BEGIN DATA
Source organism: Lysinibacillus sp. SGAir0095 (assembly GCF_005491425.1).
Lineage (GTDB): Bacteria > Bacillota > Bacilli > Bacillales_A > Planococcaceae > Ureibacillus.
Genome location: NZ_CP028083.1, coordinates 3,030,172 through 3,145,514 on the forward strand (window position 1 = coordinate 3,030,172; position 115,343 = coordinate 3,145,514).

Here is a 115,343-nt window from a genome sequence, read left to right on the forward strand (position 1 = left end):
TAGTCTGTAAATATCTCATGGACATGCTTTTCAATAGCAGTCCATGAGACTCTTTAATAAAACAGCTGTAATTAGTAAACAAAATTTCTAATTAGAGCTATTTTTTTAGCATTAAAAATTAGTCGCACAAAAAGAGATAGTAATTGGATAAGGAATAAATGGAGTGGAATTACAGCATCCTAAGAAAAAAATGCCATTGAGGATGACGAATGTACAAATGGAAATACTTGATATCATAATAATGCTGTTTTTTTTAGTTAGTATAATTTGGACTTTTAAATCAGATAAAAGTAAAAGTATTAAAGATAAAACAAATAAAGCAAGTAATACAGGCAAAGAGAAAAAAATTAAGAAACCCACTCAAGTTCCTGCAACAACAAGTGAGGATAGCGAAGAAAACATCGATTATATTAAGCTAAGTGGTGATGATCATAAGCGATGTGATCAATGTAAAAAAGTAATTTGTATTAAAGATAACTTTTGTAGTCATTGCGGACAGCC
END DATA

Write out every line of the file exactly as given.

Source organism: Lysinibacillus sp. SGAir0095 (assembly GCF_005491425.1).
Lineage (GTDB): Bacteria > Bacillota > Bacilli > Bacillales_A > Planococcaceae > Ureibacillus.
Genome location: NZ_CP028083.1, coordinates 3,030,172 through 3,145,514 on the forward strand (window position 1 = coordinate 3,030,172; position 115,343 = coordinate 3,145,514).

Here is a 115,343-nt window from a genome sequence, read left to right on the forward strand (position 1 = left end):
TAGTCTGTAAATATCTCATGGACATGCTTTTCAATAGCAGTCCATGAGACTCTTTAATAAAACAGCTGTAATTAGTAAACAAAATTTCTAATTAGAGCTATTTTTTTAGCATTAAAAATTAGTCGCACAAAAAGAGATAGTAATTGGATAAGGAATAAATGGAGTGGAATTACAGCATCCTAAGAAAAAAATGCCATTGAGGATGACGAATGTACAAATGGAAATACTTGATATCATAATAATGCTGTTTTTTTTAGTTAGTATAATTTGGACTTTTAAATCAGATAAAAGTAAAAGTATTAAAGATAAAACAAATAAAGCAAGTAATACAGGCAAAGAGAAAAAAATTAAGAAACCCACTCAAGTTCCTGCAACAACAAGTGAGGATAGCGAAGAAAACATCGATTATATTAAGCTAAGTGGTGATGATCATAAGCGATGTGATCAATGTAAAAAAGTAATTTGTATTAAAGATAACTTTTGTAGTCATTGCGGACAGCC